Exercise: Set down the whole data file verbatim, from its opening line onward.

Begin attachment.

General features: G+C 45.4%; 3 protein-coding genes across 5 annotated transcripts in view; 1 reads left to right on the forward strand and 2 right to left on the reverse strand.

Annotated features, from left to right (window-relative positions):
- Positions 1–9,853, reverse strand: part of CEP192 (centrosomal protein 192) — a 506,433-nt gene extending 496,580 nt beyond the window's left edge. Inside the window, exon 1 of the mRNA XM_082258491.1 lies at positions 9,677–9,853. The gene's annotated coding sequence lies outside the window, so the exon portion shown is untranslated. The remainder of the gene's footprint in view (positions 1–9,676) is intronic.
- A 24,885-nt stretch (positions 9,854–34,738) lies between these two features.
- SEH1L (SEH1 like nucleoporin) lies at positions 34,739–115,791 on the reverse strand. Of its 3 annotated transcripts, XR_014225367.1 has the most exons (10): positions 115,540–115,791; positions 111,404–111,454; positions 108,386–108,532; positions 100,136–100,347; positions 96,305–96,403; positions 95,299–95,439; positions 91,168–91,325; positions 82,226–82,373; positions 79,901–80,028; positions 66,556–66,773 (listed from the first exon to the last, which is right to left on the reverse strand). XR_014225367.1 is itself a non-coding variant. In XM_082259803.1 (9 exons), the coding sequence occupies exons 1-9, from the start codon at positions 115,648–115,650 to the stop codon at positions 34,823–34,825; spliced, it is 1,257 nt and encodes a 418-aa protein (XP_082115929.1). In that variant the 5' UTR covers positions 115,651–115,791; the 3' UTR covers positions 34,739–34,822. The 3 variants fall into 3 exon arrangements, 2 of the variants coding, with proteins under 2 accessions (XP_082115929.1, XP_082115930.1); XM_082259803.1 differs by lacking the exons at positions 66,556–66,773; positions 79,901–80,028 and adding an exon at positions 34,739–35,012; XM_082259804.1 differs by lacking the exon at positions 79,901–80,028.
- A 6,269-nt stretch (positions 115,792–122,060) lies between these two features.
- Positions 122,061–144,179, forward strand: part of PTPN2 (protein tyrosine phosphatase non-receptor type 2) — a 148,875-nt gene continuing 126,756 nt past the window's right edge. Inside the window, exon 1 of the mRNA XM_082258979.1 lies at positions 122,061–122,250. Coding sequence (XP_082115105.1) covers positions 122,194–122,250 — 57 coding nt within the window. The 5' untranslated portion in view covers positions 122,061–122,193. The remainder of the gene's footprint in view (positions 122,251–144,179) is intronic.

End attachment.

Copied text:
General features: G+C 45.4%; 3 protein-coding genes across 5 annotated transcripts in view; 1 reads left to right on the forward strand and 2 right to left on the reverse strand.

Annotated features, from left to right (window-relative positions):
- Positions 1–9,853, reverse strand: part of CEP192 (centrosomal protein 192) — a 506,433-nt gene extending 496,580 nt beyond the window's left edge. Inside the window, exon 1 of the mRNA XM_082258491.1 lies at positions 9,677–9,853. The gene's annotated coding sequence lies outside the window, so the exon portion shown is untranslated. The remainder of the gene's footprint in view (positions 1–9,676) is intronic.
- A 24,885-nt stretch (positions 9,854–34,738) lies between these two features.
- SEH1L (SEH1 like nucleoporin) lies at positions 34,739–115,791 on the reverse strand. Of its 3 annotated transcripts, XR_014225367.1 has the most exons (10): positions 115,540–115,791; positions 111,404–111,454; positions 108,386–108,532; positions 100,136–100,347; positions 96,305–96,403; positions 95,299–95,439; positions 91,168–91,325; positions 82,226–82,373; positions 79,901–80,028; positions 66,556–66,773 (listed from the first exon to the last, which is right to left on the reverse strand). XR_014225367.1 is itself a non-coding variant. In XM_082259803.1 (9 exons), the coding sequence occupies exons 1-9, from the start codon at positions 115,648–115,650 to the stop codon at positions 34,823–34,825; spliced, it is 1,257 nt and encodes a 418-aa protein (XP_082115929.1). In that variant the 5' UTR covers positions 115,651–115,791; the 3' UTR covers positions 34,739–34,822. The 3 variants fall into 3 exon arrangements, 2 of the variants coding, with proteins under 2 accessions (XP_082115929.1, XP_082115930.1); XM_082259803.1 differs by lacking the exons at positions 66,556–66,773; positions 79,901–80,028 and adding an exon at positions 34,739–35,012; XM_082259804.1 differs by lacking the exon at positions 79,901–80,028.
- A 6,269-nt stretch (positions 115,792–122,060) lies between these two features.
- Positions 122,061–144,179, forward strand: part of PTPN2 (protein tyrosine phosphatase non-receptor type 2) — a 148,875-nt gene continuing 126,756 nt past the window's right edge. Inside the window, exon 1 of the mRNA XM_082258979.1 lies at positions 122,061–122,250. Coding sequence (XP_082115105.1) covers positions 122,194–122,250 — 57 coding nt within the window. The 5' untranslated portion in view covers positions 122,061–122,193. The remainder of the gene's footprint in view (positions 122,251–144,179) is intronic.